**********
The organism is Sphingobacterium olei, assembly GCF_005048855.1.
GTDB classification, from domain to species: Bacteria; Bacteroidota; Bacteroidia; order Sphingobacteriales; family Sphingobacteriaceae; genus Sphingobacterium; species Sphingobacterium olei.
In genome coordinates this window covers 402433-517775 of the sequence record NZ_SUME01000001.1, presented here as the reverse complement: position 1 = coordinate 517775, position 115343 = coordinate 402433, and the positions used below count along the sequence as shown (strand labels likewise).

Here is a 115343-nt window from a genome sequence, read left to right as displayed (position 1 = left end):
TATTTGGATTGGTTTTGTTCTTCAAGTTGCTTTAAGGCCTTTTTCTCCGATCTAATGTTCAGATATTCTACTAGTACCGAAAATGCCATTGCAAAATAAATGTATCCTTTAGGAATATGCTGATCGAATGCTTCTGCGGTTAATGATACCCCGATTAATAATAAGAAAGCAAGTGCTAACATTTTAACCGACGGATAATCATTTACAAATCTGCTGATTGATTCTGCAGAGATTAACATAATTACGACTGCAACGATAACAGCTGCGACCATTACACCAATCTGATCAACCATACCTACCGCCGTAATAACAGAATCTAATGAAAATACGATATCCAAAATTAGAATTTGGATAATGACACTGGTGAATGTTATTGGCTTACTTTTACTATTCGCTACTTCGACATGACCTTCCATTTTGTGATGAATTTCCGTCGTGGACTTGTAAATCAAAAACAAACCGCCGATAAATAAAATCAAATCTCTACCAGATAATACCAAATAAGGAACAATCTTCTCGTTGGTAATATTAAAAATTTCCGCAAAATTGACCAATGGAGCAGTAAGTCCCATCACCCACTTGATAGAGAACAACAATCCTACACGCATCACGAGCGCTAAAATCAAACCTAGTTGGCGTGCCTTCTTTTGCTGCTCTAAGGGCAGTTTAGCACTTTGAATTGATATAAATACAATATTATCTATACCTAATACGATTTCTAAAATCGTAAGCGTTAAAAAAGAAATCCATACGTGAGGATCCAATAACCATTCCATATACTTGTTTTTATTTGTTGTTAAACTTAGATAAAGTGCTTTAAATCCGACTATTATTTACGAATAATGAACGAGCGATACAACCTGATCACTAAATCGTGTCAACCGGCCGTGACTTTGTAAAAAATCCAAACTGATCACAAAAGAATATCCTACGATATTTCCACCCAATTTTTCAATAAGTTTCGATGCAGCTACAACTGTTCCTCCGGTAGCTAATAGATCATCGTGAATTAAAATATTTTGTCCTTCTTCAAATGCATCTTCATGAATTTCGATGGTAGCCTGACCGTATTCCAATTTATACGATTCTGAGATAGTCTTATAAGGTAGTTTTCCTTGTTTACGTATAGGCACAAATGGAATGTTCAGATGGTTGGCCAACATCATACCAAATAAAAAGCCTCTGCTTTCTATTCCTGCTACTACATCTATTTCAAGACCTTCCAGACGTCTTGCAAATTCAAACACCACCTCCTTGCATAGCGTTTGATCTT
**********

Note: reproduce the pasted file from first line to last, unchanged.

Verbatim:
The organism is Sphingobacterium olei, assembly GCF_005048855.1.
GTDB classification, from domain to species: Bacteria; Bacteroidota; Bacteroidia; order Sphingobacteriales; family Sphingobacteriaceae; genus Sphingobacterium; species Sphingobacterium olei.
In genome coordinates this window covers 402433-517775 of the sequence record NZ_SUME01000001.1, presented here as the reverse complement: position 1 = coordinate 517775, position 115343 = coordinate 402433, and the positions used below count along the sequence as shown (strand labels likewise).

Here is a 115343-nt window from a genome sequence, read left to right as displayed (position 1 = left end):
TATTTGGATTGGTTTTGTTCTTCAAGTTGCTTTAAGGCCTTTTTCTCCGATCTAATGTTCAGATATTCTACTAGTACCGAAAATGCCATTGCAAAATAAATGTATCCTTTAGGAATATGCTGATCGAATGCTTCTGCGGTTAATGATACCCCGATTAATAATAAGAAAGCAAGTGCTAACATTTTAACCGACGGATAATCATTTACAAATCTGCTGATTGATTCTGCAGAGATTAACATAATTACGACTGCAACGATAACAGCTGCGACCATTACACCAATCTGATCAACCATACCTACCGCCGTAATAACAGAATCTAATGAAAATACGATATCCAAAATTAGAATTTGGATAATGACACTGGTGAATGTTATTGGCTTACTTTTACTATTCGCTACTTCGACATGACCTTCCATTTTGTGATGAATTTCCGTCGTGGACTTGTAAATCAAAAACAAACCGCCGATAAATAAAATCAAATCTCTACCAGATAATACCAAATAAGGAACAATCTTCTCGTTGGTAATATTAAAAATTTCCGCAAAATTGACCAATGGAGCAGTAAGTCCCATCACCCACTTGATAGAGAACAACAATCCTACACGCATCACGAGCGCTAAAATCAAACCTAGTTGGCGTGCCTTCTTTTGCTGCTCTAAGGGCAGTTTAGCACTTTGAATTGATATAAATACAATATTATCTATACCTAATACGATTTCTAAAATCGTAAGCGTTAAAAAAGAAATCCATACGTGAGGATCCAATAACCATTCCATATACTTGTTTTTATTTGTTGTTAAACTTAGATAAAGTGCTTTAAATCCGACTATTATTTACGAATAATGAACGAGCGATACAACCTGATCACTAAATCGTGTCAACCGGCCGTGACTTTGTAAAAAATCCAAACTGATCACAAAAGAATATCCTACGATATTTCCACCCAATTTTTCAATAAGTTTCGATGCAGCTACAACTGTTCCTCCGGTAGCTAATAGATCATCGTGAATTAAAATATTTTGTCCTTCTTCAAATGCATCTTCATGAATTTCGATGGTAGCCTGACCGTATTCCAATTTATACGATTCTGAGATAGTCTTATAAGGTAGTTTTCCTTGTTTACGTATAGGCACAAATGGAATGTTCAGATGGTTGGCCAACATCATACCAAATAAAAAGCCTCTGCTTTCTATTCCTGCTACTACATCTATTTCAAGACCTTCCAGACGTCTTGCAAATTCAAACACCACCTCCTTGCATAGCGTTTGATCTT